Gilbert was as much a part of the late 1960s New York sports fabric as Joe Namath and Tom Seaver. They were celebrities even to those who didn’t follow sports. Perhaps because hockey wasn’t as popular as baseball or football, Gilbert was more approachable to the average person.

Put me in, coach, I’m ready for J&J.

Public school athletes will need a vaccine to play several high-risk school sports, city officials announced last Friday.

All Elite Wrestling, which began operations two years ago, has quickly developed into a very serious challenger to the behemoth of the grappling game, World Wrestling Entertainment. A sign AEW means business is it is holding its first-ever New York City card. The location is Arthur Ashe Stadium at the Billie Jean King National Tennis Center on Sept. 22.

AEW, which airs Wednesday nights on cable’s TNT, is getting ratings that rival WWE’s two biggest weekly TV extravaganzas, “Raw” on the USA Network, which airs Mondays, and “Smackdown,” on Friday nights on Fox.

When I was growing up, Major League Baseball’s All-Star Game was a far bigger deal than it is today. There are myriad of reasons for its decline.

It’s safe to say the ASG was a major beneficiary of baseball’s reserve clause which bound a player to one team until a club either traded or released him. While that deprived players economically, it meant fans saw the same players playing for the same league every year at the midsummer classic.

NFL Commissioner Roger Goodell took a hard line with players who refuse to get vaccinated against Covid-19 when he unilaterally declared that if an NFL game is canceled because an unvaccinated player caused a team outbreak, then the team that caused the trouble will forfeit the game. In addition, no player on either team will get paid that week.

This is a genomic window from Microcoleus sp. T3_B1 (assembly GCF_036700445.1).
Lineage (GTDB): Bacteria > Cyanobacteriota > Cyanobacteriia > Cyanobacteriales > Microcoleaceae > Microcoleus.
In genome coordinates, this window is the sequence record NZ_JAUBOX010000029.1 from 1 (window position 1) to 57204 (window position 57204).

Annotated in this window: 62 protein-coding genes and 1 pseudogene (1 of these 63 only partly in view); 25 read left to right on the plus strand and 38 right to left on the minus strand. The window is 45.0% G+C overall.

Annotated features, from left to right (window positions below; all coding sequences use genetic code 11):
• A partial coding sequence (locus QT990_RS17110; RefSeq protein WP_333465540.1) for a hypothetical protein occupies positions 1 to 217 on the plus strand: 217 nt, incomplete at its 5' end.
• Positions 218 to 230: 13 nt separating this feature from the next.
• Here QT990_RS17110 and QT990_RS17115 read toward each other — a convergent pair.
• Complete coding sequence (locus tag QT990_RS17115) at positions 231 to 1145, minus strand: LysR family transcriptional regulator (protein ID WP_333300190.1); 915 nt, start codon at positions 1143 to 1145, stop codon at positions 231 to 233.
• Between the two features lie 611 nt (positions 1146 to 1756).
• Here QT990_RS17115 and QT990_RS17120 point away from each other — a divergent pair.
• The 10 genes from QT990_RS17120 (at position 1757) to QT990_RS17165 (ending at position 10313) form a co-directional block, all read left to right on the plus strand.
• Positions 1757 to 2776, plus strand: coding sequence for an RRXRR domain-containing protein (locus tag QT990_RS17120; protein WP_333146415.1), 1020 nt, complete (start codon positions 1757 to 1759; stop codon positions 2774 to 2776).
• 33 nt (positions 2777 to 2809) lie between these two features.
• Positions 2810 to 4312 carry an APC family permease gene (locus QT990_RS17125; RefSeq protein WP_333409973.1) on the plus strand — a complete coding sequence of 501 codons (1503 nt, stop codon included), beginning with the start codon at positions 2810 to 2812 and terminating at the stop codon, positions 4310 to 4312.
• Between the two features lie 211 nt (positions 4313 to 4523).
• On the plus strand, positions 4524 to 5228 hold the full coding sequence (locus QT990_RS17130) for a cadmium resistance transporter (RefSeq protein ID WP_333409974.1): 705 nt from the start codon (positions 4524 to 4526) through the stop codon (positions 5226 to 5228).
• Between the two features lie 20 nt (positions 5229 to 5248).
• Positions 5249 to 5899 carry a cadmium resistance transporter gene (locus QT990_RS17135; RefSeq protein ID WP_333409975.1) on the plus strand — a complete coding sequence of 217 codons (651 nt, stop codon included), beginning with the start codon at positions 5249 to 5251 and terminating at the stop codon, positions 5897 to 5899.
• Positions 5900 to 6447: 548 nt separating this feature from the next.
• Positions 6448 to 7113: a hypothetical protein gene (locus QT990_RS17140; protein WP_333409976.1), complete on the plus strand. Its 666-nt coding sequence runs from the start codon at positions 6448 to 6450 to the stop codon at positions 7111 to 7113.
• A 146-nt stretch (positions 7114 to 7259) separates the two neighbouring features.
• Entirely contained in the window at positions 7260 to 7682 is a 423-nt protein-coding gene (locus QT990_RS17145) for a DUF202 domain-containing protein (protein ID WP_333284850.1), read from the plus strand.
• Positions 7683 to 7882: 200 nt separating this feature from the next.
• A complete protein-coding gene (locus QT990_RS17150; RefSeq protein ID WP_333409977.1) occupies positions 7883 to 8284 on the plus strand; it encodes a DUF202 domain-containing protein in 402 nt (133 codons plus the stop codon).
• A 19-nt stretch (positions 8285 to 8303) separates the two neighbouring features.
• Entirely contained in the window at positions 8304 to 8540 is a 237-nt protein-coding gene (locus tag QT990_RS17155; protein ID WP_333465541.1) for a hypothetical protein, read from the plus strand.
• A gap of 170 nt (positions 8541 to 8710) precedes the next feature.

The National Football League Players Association will certainly challenge Goodell’s edict. Frankly, the part about the “innocent team” did seem draconian and unfair. On the other hand, Goodell is right in feeling those who have done the right thing by getting jabbed should not be held hostage to the “freedoms” of anti-vaxxers.

At their Friday post-trade deadline press conference, Mets President Sandy Alderson and acting general manager Zack Scott put the best spin they could on the only move they made, trading minor league outfield prospect Pete Crow-Armstrong to the Chicago Cubs for shortstop Javier Baez and pitcher Trevor Williams.

Baez is a terrific player who Mets fans know has enjoyed many big games against their team. He can adequately fill in at shortstop while Francisco Lindor recuperates from his oblique injury. Given how many punchless nights the Mets offense has endured this year, you can’t blame Alderson and Scott for making the deal.

The New York Mets are bringing back their classic Banner Day, though field access restrictions related to Covid-19 will make it a monthlong virtual event.

The team began accepting photos and videos of banners on Monday at Mets.com/BannerDay. Submissions must be sent by Aug. 9. The club will announce a winner on Aug. 26.

Former Mets starting pitcher Steven Matz, who was traded to the Toronto Blue Jays over the winter, returned to Citi Field Friday night to start against his old team. His old buddy, Mets first baseman Pete Alonso, rudely greeted him in the first inning by slugging a two-run home run.